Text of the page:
She held her palm to her forehead and sighed. “I’m sorry, Tom, it’s just…I read about what happened last night and…it’s been almost seven years since I left the Bureau. There have been other high-profile murders. But this one has just…crawled under my skin…and I don’t know why.”
“You don’t?” He sounded surprised. “How do you think I knew you’d call?”
“What do you mean?”
“The homeless man. As soon as I learned about him, how the killer used him as bait, I knew this case was going to stick to you like a bad dream. I almost called you.”
“The homeless man? Why would he…?”
“Because of your parents, Esme.”
Esme shrank down in her seat to a little girl.
Who’d lived on and off welfare all their life. Who falsified addresses to get their daughter into the best public schools. Who pushed her every day to rise above their situation and, when she did, when she got that scholarship letter to George Washington University, when she said goodbye to them and went off to start her freshman year…
There was a shelter in the south side, Coleman House. Lead paint on the walls but walls were better than the open air in December in Boston. Eighteen-year-old Esme came home from her first semester in D.C. full of stories but home was no longer there. Coleman House was there, yes, but her parents had gone. All they had left her was two blue ink words—her mother’s careful cursive—on a piece of yellow paper.
BE FREE, it said. BE FREE.
She spent the entire two weeks searching the city for her mom and dad but they didn’t want to be found, and when you didn’t want to be found in the cross-streets of Boston, you might as well have been vapor.
She almost didn’t go back to school, but her friends urged her. They insisted it’s what her parents would have wanted. Still, every break she returned to Coleman House, and the Congress Ave. YMCA, and searched every shelter and underpass in the whole city for her family. Until the day she got into Quantico, when she decided to never go back.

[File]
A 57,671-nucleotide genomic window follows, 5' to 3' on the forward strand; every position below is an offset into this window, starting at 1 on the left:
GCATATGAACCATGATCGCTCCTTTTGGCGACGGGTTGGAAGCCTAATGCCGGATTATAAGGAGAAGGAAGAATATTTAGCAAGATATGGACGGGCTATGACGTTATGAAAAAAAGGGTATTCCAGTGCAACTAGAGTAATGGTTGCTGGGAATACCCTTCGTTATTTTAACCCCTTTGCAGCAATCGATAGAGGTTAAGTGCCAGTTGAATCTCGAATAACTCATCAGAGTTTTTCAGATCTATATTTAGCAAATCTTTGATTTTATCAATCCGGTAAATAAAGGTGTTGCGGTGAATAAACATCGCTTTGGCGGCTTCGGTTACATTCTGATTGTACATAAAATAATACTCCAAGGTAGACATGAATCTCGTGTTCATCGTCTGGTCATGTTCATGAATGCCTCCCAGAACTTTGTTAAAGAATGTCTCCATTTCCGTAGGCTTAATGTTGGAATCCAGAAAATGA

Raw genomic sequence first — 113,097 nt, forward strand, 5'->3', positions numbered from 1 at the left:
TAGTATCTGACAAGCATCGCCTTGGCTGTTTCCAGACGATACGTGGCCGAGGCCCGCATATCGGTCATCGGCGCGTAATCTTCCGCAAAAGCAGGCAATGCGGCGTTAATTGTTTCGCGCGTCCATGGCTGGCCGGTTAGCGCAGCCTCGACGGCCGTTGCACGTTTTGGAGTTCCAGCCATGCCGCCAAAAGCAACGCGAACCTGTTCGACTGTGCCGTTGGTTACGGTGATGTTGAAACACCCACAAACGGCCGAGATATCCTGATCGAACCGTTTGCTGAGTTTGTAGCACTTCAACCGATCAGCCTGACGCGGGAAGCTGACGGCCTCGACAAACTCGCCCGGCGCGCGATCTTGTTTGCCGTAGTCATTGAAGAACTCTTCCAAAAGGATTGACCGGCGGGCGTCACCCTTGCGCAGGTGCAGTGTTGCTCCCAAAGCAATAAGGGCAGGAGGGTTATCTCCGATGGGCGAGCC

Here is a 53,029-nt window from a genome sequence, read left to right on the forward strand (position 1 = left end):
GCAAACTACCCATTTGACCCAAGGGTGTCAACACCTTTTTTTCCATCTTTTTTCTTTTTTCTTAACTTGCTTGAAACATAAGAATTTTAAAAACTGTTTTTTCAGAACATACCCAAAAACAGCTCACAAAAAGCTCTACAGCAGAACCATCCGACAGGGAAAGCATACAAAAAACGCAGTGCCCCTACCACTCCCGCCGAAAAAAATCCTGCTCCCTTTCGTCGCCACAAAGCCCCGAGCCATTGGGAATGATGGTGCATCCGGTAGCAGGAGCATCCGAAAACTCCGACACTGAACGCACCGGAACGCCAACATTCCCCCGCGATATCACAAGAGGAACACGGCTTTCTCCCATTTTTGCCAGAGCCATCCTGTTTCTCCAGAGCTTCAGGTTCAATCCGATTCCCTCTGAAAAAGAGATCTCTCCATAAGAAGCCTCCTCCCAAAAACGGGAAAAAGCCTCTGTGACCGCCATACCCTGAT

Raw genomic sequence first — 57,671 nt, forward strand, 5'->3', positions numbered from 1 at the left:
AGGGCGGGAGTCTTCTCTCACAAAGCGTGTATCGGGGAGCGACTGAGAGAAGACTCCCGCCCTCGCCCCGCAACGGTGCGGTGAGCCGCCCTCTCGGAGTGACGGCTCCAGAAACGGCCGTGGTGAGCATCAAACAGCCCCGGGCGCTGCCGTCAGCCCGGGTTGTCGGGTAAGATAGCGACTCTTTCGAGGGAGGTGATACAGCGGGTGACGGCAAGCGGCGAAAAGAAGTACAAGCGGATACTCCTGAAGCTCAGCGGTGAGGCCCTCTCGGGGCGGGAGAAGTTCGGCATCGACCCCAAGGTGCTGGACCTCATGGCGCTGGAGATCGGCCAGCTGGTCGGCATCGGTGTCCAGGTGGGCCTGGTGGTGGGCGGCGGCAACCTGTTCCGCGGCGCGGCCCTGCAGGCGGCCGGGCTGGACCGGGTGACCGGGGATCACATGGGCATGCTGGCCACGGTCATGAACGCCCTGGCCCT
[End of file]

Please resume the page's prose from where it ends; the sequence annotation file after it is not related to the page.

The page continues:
Rafe didn’t know.
Almost all of her friends didn’t know.
Tom knew only because he knew everything.
“The man’s name was Merle Inman,” said Tom. “He grew up in Macon, moved to Atlanta in his twenties to be an architect, fell into drugs…every story’s the same story. He was forty-two years old. We’re going to release his information tomorrow, but, well, there it is.”
Esme realized she was crying, and wiped her cheeks. “Thanks.”
“The guy who did this—he’s something else. Using people as clay pigeons. Fancies himself a gamesman. Thinks he can beat the house. Nobody beats the house. Not my house.”
“Go get that fucker,” she said.
After she hung up, she remembered her musings about whether or not the killer had left a note. But it just didn’t seem as important to her anymore. Maybe what she’d really needed was to talk with Tom. Mentor, profiler, friend, therapist. That she couldn’t have connected the relevance of the case herself—forget about God, it was the human mind that worked in mysterious ways.
Esme prepared a bath. Rafe wouldn’t be home for another hour. Sophie was fast asleep in her bed, perhaps dreaming of the man made out of balloons. That had been a recurring dream of hers for a few days now. The man made out of balloons. All different colors. And tomorrow morning she’d saddle up to the table and declare, “I dreamt about the balloon man again.” Apparently it was a happy dream.
Her daughter was having happy dreams. Esme lowered herself into the hot, hot bathwater. Life was good, wasn’t it? She thought again about Amy Lieb. This was the high drama in her life now. Hundreds of miles away, Tom Piper was searching for a madman. She hoped he caught him. She hoped Rafe returned home soon. She clicked on her bath stereo (Joy Division this time, “Love Will Tear Us Apart”), shut her eyes, and allowed her mind to finally, finally, exhale.